• Information from Internet service providers who provide information like GPS coordinates and postal addresses of IP addresses they assign. For example, if Sonic gave you a public IP address at your home, they may record that data and share it out with third parties.
  • Data mining. A website might ask you where you live and may use that data to map your public IP address to your address. If this data is later shared with third parties, it could be used to geolocate your public IP address.
  • Merging databases from various providers. There are several large IP geolocation providers. By merging these databases, you can improve the coverage of IP geolocation data.
  • Latency-based geolocation techniques. Because communicating to devices over the public Internet requires routing between many different devices across the world, there are various techniques that can be used to geolocate an IP address by analyzing the time it takes to communicate with a device in a known location.

By relying on all of these data types as well as filtering out anomalies and performing some basic data scrubbing techniques, large IP geolocation providers are able to provide fairly accurate location data for a given public IP address.

But… IP Geolocation Data May Not Be Perfect

Unfortunately, because there is no "standard" way to record IP geolocation data at its source, there will never be a foolproof way to accurately geolocate each and every publicly assigned IP address.

This means that even if you purchase IP geolocation data from one of the large data providers, there will be some circumstances where location data won't be 100% accurate.

The Best Way to Find the Location of an IP Address

Now that you know how IP geolocation works, you're probably wondering what the best way to find the location of an IP address is.

Well, as mentioned above, all IP geolocation data is aggregated by various companies that package and sell this data. Each provider has their own techniques for gathering and scrubbing IP geolocation data in a way that makes sense to them.

While we might be biased, we think our solution is the best, as we aggregate IP geolocation data from a number of sources and put a considerable amount of time and effort into scrubbing bad and anomalous data.

If you'd like to locate an IP address using our IP geolocation services, you have a few options:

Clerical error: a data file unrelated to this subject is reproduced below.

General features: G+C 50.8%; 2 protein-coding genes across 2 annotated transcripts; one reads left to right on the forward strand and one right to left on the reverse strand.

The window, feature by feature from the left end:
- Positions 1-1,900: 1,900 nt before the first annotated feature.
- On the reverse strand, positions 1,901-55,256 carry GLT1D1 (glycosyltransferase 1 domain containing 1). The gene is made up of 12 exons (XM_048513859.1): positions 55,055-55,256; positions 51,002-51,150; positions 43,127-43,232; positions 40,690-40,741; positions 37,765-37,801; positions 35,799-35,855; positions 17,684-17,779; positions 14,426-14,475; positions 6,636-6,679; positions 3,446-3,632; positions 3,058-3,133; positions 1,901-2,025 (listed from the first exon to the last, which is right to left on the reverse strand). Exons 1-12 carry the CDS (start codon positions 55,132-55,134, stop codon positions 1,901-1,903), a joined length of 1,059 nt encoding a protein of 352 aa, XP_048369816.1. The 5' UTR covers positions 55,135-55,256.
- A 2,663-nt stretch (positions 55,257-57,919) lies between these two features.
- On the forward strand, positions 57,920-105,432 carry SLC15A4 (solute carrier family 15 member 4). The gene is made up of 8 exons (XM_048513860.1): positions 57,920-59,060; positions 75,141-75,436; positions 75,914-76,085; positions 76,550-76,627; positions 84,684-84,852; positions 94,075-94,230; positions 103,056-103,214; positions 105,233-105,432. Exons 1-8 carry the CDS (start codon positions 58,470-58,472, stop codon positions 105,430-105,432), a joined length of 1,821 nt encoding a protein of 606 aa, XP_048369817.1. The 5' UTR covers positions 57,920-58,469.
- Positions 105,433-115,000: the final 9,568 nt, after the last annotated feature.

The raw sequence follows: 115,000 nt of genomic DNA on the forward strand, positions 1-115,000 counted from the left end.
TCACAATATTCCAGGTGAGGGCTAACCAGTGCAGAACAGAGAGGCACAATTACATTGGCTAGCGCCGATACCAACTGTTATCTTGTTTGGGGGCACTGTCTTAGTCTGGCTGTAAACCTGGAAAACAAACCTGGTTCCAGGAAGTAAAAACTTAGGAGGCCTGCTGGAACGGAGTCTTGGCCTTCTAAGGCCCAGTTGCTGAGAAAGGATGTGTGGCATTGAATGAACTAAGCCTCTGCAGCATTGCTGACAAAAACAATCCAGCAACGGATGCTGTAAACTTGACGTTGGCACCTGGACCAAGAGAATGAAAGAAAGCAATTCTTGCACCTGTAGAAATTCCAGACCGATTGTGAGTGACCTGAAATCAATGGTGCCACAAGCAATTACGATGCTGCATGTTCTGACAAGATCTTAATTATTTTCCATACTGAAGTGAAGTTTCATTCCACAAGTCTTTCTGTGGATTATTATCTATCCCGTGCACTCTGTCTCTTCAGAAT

• 1. You can perform an individual IP address lookup at the bottom of our website on the homepage: https://geo.ipify.org
  • 2. You can sign up for our developer service and use our API to get 1,000 free IP geolocation requests per month. If you're building an application where you need IP geolocation data, this is going to be the simplest and most effective route.
  • 3. You can download our IP geolocation database if you'd like the whole of the raw IP geolocation data. If you'd like to perform a large amount of IP geolocation analysis, this may be the best option as you'll have access to all the raw data and can use it in any way you want.

Regardless of which method you choose to locate IP addresses, the data you'll be able to get through our service is the same. For each public IP address you'll be able to discover:

  • The country of an IP address
  • The region of an IP address (usually a state or province)
  • The city of an IP address
  • The latitude of an IP address
  • The longitude of an IP address
  • The postal code of an IP address
  • The timezone in which an IP address resides

For example, if you perform a lookup on the IP address "8.8.8.8", you'll get back the following data:

{
  "ip": "8.8.8.8",
  "location": {
    "country": "US",
    "region": "California",
    "city": "Mountain View",
    "lat": 37.40599,
    "lng": -122.078514,
    "postalCode": "94043",
    "timezone": "-07:00",
    "geonameId": 5375481
  }
}

Have questions about how IP address geolocation works? Contact us today and we'll do our best to give you an answer!